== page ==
Openness of systems to exchange of energy and matter implies certain foundational properties in natural organization:
• It is a necessary but not sufficient property for ecosystems.
• It presumes boundaries.
• Boundaries imply bounded entities—something kept in.
• Entities imply an elemental discreteness in natural organization; see Table 2.3.
• Therefore, human sensory apparatus operates correctly in perceiving an essentially particulate world.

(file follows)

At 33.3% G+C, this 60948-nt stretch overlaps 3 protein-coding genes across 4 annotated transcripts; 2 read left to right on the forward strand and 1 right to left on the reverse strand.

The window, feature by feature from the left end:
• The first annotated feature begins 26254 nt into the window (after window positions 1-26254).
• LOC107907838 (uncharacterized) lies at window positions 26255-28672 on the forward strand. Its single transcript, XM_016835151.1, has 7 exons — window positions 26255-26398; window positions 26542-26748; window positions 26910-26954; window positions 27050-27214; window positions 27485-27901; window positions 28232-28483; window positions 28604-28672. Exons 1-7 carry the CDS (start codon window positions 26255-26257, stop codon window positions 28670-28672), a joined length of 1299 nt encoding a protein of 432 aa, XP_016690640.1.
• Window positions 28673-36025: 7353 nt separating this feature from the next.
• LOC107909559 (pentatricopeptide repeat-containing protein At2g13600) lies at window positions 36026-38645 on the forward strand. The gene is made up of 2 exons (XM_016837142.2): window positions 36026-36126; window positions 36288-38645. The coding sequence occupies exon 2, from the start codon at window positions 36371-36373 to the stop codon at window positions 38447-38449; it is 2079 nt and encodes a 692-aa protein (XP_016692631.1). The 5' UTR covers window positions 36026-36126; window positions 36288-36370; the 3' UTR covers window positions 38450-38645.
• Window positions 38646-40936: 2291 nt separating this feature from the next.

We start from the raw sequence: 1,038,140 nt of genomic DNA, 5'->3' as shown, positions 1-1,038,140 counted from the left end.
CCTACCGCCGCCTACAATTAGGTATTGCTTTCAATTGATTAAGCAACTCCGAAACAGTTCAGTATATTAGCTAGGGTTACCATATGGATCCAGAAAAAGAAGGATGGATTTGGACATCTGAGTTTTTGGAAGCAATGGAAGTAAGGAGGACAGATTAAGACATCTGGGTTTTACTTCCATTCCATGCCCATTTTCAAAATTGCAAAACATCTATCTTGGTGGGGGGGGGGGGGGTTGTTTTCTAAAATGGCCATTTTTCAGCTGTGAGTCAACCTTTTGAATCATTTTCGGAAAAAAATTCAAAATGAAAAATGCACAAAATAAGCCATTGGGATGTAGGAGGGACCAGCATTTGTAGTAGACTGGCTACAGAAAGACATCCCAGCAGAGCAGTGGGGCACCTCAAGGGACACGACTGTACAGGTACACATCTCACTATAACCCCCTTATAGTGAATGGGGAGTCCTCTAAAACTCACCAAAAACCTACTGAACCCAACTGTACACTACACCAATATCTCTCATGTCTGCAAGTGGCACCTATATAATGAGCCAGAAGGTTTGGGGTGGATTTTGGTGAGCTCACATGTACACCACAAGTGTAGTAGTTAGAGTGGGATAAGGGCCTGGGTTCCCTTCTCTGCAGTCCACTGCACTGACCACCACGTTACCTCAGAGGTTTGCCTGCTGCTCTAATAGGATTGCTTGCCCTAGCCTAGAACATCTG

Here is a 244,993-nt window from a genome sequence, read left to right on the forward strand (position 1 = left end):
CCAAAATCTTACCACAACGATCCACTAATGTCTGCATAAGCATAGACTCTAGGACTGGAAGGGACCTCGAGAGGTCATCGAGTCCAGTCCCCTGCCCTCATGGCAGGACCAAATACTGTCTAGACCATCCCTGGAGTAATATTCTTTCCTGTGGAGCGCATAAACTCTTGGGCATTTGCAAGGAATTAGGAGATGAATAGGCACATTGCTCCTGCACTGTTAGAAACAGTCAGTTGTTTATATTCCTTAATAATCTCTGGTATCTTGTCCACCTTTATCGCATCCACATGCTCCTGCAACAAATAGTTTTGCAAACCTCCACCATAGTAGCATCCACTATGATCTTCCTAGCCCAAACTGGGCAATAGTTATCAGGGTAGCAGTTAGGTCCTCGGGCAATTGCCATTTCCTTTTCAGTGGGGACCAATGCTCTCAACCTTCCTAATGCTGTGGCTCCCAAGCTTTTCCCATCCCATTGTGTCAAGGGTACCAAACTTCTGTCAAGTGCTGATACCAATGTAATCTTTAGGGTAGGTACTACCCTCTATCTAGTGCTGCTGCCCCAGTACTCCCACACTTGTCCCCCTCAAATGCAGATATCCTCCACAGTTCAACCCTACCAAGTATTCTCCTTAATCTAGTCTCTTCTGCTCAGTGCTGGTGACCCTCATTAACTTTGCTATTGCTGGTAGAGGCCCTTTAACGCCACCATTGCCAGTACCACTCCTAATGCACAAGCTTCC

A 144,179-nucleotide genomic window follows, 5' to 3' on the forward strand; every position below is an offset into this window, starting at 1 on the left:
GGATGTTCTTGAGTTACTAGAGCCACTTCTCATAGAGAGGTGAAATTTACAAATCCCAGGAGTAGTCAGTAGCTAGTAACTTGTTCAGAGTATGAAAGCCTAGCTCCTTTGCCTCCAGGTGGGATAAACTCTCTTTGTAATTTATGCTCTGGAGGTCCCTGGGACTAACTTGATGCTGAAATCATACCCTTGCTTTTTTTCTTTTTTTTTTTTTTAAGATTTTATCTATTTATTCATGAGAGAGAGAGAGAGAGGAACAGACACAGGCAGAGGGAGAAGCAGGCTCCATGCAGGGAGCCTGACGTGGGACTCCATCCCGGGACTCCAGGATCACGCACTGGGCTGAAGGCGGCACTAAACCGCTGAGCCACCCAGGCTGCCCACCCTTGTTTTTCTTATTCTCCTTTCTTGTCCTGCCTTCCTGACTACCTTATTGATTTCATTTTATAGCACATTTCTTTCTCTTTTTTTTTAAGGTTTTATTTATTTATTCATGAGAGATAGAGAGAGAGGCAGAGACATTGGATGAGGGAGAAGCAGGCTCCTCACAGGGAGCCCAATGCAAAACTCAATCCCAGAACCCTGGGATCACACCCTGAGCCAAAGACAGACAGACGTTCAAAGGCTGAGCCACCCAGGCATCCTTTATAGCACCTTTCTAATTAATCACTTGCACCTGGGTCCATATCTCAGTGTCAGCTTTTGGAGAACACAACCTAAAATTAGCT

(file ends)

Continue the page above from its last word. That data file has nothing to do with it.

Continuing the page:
• Boundaries imply environments—something kept out.
• Environments are unbounded, thus inherently non-discrete.
• Therefore, human perception is mismatched to environmental reality.
This may be why we know more about disconnected objects than we do about object-environment relationships, and why science is more reductive than holistic. It appears that the property of openness, the subject of this chapter, returns us to the same kind of enigma as the wave-particle duality, giving ecology a deep challenge for its future to unravel.
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